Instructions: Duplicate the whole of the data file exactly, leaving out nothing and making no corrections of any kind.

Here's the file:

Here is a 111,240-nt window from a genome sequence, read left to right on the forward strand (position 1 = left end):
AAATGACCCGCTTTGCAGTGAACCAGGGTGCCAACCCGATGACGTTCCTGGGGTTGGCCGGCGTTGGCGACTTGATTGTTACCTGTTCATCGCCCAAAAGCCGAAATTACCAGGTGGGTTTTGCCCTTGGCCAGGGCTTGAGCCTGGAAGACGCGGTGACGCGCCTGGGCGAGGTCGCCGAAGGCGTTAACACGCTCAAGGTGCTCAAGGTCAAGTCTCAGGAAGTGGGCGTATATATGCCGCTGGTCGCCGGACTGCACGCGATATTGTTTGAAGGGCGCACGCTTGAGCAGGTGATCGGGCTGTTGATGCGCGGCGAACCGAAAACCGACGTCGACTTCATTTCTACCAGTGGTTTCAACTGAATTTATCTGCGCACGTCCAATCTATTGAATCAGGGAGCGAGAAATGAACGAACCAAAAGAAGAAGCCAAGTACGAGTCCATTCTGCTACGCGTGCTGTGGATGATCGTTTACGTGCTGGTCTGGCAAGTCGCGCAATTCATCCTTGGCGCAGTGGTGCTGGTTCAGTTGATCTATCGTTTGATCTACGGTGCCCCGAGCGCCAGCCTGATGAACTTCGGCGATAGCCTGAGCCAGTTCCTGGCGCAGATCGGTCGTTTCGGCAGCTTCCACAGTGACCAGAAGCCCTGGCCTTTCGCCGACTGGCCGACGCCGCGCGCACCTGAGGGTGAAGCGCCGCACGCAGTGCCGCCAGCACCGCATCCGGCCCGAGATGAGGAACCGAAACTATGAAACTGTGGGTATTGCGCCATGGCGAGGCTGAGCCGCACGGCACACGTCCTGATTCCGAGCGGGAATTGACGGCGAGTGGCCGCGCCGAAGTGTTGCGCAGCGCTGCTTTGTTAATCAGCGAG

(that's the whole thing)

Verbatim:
Here is a 111,240-nt window from a genome sequence, read left to right on the forward strand (position 1 = left end):
AAATGACCCGCTTTGCAGTGAACCAGGGTGCCAACCCGATGACGTTCCTGGGGTTGGCCGGCGTTGGCGACTTGATTGTTACCTGTTCATCGCCCAAAAGCCGAAATTACCAGGTGGGTTTTGCCCTTGGCCAGGGCTTGAGCCTGGAAGACGCGGTGACGCGCCTGGGCGAGGTCGCCGAAGGCGTTAACACGCTCAAGGTGCTCAAGGTCAAGTCTCAGGAAGTGGGCGTATATATGCCGCTGGTCGCCGGACTGCACGCGATATTGTTTGAAGGGCGCACGCTTGAGCAGGTGATCGGGCTGTTGATGCGCGGCGAACCGAAAACCGACGTCGACTTCATTTCTACCAGTGGTTTCAACTGAATTTATCTGCGCACGTCCAATCTATTGAATCAGGGAGCGAGAAATGAACGAACCAAAAGAAGAAGCCAAGTACGAGTCCATTCTGCTACGCGTGCTGTGGATGATCGTTTACGTGCTGGTCTGGCAAGTCGCGCAATTCATCCTTGGCGCAGTGGTGCTGGTTCAGTTGATCTATCGTTTGATCTACGGTGCCCCGAGCGCCAGCCTGATGAACTTCGGCGATAGCCTGAGCCAGTTCCTGGCGCAGATCGGTCGTTTCGGCAGCTTCCACAGTGACCAGAAGCCCTGGCCTTTCGCCGACTGGCCGACGCCGCGCGCACCTGAGGGTGAAGCGCCGCACGCAGTGCCGCCAGCACCGCATCCGGCCCGAGATGAGGAACCGAAACTATGAAACTGTGGGTATTGCGCCATGGCGAGGCTGAGCCGCACGGCACACGTCCTGATTCCGAGCGGGAATTGACGGCGAGTGGCCGCGCCGAAGTGTTGCGCAGCGCTGCTTTGTTAATCAGCGAG